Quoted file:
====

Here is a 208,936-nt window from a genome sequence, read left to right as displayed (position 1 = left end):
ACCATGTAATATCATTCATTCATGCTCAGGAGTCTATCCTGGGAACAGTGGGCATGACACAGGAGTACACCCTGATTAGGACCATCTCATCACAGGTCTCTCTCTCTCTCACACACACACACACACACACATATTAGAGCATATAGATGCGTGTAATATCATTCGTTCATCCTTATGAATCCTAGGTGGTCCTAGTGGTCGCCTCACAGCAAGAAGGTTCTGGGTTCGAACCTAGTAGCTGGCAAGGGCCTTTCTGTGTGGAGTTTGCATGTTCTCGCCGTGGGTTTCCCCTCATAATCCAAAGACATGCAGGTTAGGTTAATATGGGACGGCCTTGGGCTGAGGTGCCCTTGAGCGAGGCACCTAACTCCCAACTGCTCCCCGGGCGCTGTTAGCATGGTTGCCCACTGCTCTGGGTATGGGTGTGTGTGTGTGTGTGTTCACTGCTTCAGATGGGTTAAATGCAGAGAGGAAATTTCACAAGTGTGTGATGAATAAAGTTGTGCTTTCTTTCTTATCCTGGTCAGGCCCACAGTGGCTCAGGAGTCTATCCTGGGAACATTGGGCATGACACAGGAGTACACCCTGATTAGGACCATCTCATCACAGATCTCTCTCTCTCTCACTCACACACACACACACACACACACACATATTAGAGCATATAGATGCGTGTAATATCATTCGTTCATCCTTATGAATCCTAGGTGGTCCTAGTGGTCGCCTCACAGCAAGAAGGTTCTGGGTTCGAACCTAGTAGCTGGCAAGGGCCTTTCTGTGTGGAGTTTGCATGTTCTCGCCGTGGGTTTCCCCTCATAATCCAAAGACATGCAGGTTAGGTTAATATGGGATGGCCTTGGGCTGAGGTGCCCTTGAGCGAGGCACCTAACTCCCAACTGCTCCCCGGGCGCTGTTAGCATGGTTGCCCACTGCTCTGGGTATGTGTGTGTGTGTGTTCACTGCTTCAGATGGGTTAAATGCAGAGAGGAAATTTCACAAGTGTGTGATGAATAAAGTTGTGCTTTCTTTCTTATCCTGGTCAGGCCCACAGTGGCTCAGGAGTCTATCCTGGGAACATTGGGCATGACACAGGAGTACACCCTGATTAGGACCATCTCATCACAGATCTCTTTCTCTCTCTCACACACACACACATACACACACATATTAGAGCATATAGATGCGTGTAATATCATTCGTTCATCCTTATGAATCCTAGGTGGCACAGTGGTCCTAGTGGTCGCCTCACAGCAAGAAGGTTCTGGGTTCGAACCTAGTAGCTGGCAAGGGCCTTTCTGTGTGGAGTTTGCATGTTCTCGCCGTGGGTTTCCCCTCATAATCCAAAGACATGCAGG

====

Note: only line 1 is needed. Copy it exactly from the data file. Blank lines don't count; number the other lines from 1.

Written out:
Here is a 208,936-nt window from a genome sequence, read left to right as displayed (position 1 = left end):